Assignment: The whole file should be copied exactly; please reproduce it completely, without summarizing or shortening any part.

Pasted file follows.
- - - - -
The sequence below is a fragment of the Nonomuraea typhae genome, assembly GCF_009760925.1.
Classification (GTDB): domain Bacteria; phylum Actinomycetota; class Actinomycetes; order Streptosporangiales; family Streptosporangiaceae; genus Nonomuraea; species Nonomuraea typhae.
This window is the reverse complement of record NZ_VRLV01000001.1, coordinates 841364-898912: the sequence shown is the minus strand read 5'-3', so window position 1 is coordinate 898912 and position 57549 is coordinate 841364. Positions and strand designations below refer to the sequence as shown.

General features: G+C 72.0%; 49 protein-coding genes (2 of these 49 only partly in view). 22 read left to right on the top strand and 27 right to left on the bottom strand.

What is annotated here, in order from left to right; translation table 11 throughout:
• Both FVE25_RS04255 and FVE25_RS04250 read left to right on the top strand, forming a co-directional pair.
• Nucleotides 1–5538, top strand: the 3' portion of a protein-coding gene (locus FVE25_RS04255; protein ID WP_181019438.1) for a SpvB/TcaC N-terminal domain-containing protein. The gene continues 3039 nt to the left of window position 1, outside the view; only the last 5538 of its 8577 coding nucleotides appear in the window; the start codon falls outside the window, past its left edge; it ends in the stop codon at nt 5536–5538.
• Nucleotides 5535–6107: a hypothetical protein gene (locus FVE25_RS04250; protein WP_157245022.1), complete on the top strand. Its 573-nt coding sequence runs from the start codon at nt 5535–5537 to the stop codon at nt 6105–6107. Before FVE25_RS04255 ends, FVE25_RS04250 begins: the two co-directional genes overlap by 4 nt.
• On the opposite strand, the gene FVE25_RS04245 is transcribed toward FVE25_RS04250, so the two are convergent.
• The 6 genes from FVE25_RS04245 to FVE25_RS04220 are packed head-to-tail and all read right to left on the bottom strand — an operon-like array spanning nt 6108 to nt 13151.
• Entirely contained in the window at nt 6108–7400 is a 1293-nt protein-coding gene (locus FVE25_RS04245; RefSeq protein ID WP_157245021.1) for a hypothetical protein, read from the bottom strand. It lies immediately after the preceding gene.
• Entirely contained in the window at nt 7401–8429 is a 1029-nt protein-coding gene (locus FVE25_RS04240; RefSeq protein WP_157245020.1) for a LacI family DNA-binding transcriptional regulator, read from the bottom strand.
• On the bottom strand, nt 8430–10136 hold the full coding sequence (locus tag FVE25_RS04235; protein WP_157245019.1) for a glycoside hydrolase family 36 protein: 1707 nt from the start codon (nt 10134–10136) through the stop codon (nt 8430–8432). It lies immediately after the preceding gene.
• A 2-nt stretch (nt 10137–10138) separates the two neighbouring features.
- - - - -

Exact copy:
The sequence below is a fragment of the Nonomuraea typhae genome, assembly GCF_009760925.1.
Classification (GTDB): domain Bacteria; phylum Actinomycetota; class Actinomycetes; order Streptosporangiales; family Streptosporangiaceae; genus Nonomuraea; species Nonomuraea typhae.
This window is the reverse complement of record NZ_VRLV01000001.1, coordinates 841364-898912: the sequence shown is the minus strand read 5'-3', so window position 1 is coordinate 898912 and position 57549 is coordinate 841364. Positions and strand designations below refer to the sequence as shown.

General features: G+C 72.0%; 49 protein-coding genes (2 of these 49 only partly in view). 22 read left to right on the top strand and 27 right to left on the bottom strand.

What is annotated here, in order from left to right; translation table 11 throughout:
• Both FVE25_RS04255 and FVE25_RS04250 read left to right on the top strand, forming a co-directional pair.
• Nucleotides 1–5538, top strand: the 3' portion of a protein-coding gene (locus FVE25_RS04255; protein ID WP_181019438.1) for a SpvB/TcaC N-terminal domain-containing protein. The gene continues 3039 nt to the left of window position 1, outside the view; only the last 5538 of its 8577 coding nucleotides appear in the window; the start codon falls outside the window, past its left edge; it ends in the stop codon at nt 5536–5538.
• Nucleotides 5535–6107: a hypothetical protein gene (locus FVE25_RS04250; protein WP_157245022.1), complete on the top strand. Its 573-nt coding sequence runs from the start codon at nt 5535–5537 to the stop codon at nt 6105–6107. Before FVE25_RS04255 ends, FVE25_RS04250 begins: the two co-directional genes overlap by 4 nt.
• On the opposite strand, the gene FVE25_RS04245 is transcribed toward FVE25_RS04250, so the two are convergent.
• The 6 genes from FVE25_RS04245 to FVE25_RS04220 are packed head-to-tail and all read right to left on the bottom strand — an operon-like array spanning nt 6108 to nt 13151.
• Entirely contained in the window at nt 6108–7400 is a 1293-nt protein-coding gene (locus FVE25_RS04245; RefSeq protein ID WP_157245021.1) for a hypothetical protein, read from the bottom strand. It lies immediately after the preceding gene.
• Entirely contained in the window at nt 7401–8429 is a 1029-nt protein-coding gene (locus FVE25_RS04240; RefSeq protein WP_157245020.1) for a LacI family DNA-binding transcriptional regulator, read from the bottom strand.
• On the bottom strand, nt 8430–10136 hold the full coding sequence (locus tag FVE25_RS04235; protein WP_157245019.1) for a glycoside hydrolase family 36 protein: 1707 nt from the start codon (nt 10134–10136) through the stop codon (nt 8430–8432). It lies immediately after the preceding gene.
• A 2-nt stretch (nt 10137–10138) separates the two neighbouring features.